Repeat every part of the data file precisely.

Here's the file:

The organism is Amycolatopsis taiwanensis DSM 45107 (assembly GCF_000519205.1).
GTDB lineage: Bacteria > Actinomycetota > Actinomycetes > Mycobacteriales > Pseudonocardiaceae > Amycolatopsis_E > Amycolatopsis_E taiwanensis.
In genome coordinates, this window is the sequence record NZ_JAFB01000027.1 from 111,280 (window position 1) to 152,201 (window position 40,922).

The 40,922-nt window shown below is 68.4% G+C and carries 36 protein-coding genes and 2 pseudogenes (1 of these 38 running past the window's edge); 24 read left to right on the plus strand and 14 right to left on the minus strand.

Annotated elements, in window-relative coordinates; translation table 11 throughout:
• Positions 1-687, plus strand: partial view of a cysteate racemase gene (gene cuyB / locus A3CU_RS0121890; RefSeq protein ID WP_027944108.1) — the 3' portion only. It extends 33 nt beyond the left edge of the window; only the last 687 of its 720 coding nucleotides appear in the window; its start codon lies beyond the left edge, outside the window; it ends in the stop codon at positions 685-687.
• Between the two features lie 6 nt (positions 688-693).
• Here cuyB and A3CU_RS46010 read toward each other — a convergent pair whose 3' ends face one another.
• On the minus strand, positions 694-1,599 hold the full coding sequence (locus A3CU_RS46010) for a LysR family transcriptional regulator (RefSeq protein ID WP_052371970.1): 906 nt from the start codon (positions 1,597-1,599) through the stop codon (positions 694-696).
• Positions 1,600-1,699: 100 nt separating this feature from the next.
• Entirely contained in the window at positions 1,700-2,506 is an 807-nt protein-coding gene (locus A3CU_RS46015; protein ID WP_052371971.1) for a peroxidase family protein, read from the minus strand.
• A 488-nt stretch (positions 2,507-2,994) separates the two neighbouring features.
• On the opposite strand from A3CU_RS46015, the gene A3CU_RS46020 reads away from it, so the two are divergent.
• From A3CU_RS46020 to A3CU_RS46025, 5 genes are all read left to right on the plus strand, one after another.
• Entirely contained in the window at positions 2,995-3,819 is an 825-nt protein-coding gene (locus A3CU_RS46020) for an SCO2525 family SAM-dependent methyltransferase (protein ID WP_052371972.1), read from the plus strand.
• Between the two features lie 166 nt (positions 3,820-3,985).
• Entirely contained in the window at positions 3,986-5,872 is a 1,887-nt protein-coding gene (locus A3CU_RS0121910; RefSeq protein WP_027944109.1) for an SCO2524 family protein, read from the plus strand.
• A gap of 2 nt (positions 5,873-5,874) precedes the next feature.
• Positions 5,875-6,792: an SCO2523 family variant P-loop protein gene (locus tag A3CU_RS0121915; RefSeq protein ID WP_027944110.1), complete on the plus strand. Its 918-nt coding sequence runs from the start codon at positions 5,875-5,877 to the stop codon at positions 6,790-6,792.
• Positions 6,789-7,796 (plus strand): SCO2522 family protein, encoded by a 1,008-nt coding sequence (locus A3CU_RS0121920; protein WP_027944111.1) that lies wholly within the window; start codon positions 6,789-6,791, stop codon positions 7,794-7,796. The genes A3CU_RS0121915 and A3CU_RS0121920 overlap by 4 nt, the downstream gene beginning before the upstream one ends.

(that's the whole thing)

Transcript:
The organism is Amycolatopsis taiwanensis DSM 45107 (assembly GCF_000519205.1).
GTDB lineage: Bacteria > Actinomycetota > Actinomycetes > Mycobacteriales > Pseudonocardiaceae > Amycolatopsis_E > Amycolatopsis_E taiwanensis.
In genome coordinates, this window is the sequence record NZ_JAFB01000027.1 from 111,280 (window position 1) to 152,201 (window position 40,922).

The 40,922-nt window shown below is 68.4% G+C and carries 36 protein-coding genes and 2 pseudogenes (1 of these 38 running past the window's edge); 24 read left to right on the plus strand and 14 right to left on the minus strand.

Annotated elements, in window-relative coordinates; translation table 11 throughout:
• Positions 1-687, plus strand: partial view of a cysteate racemase gene (gene cuyB / locus A3CU_RS0121890; RefSeq protein ID WP_027944108.1) — the 3' portion only. It extends 33 nt beyond the left edge of the window; only the last 687 of its 720 coding nucleotides appear in the window; its start codon lies beyond the left edge, outside the window; it ends in the stop codon at positions 685-687.
• Between the two features lie 6 nt (positions 688-693).
• Here cuyB and A3CU_RS46010 read toward each other — a convergent pair whose 3' ends face one another.
• On the minus strand, positions 694-1,599 hold the full coding sequence (locus A3CU_RS46010) for a LysR family transcriptional regulator (RefSeq protein ID WP_052371970.1): 906 nt from the start codon (positions 1,597-1,599) through the stop codon (positions 694-696).
• Positions 1,600-1,699: 100 nt separating this feature from the next.
• Entirely contained in the window at positions 1,700-2,506 is an 807-nt protein-coding gene (locus A3CU_RS46015; protein ID WP_052371971.1) for a peroxidase family protein, read from the minus strand.
• A 488-nt stretch (positions 2,507-2,994) separates the two neighbouring features.
• On the opposite strand from A3CU_RS46015, the gene A3CU_RS46020 reads away from it, so the two are divergent.
• From A3CU_RS46020 to A3CU_RS46025, 5 genes are all read left to right on the plus strand, one after another.
• Entirely contained in the window at positions 2,995-3,819 is an 825-nt protein-coding gene (locus A3CU_RS46020) for an SCO2525 family SAM-dependent methyltransferase (protein ID WP_052371972.1), read from the plus strand.
• Between the two features lie 166 nt (positions 3,820-3,985).
• Entirely contained in the window at positions 3,986-5,872 is a 1,887-nt protein-coding gene (locus A3CU_RS0121910; RefSeq protein WP_027944109.1) for an SCO2524 family protein, read from the plus strand.
• A gap of 2 nt (positions 5,873-5,874) precedes the next feature.
• Positions 5,875-6,792: an SCO2523 family variant P-loop protein gene (locus tag A3CU_RS0121915; RefSeq protein ID WP_027944110.1), complete on the plus strand. Its 918-nt coding sequence runs from the start codon at positions 5,875-5,877 to the stop codon at positions 6,790-6,792.
• Positions 6,789-7,796 (plus strand): SCO2522 family protein, encoded by a 1,008-nt coding sequence (locus A3CU_RS0121920; protein WP_027944111.1) that lies wholly within the window; start codon positions 6,789-6,791, stop codon positions 7,794-7,796. The genes A3CU_RS0121915 and A3CU_RS0121920 overlap by 4 nt, the downstream gene beginning before the upstream one ends.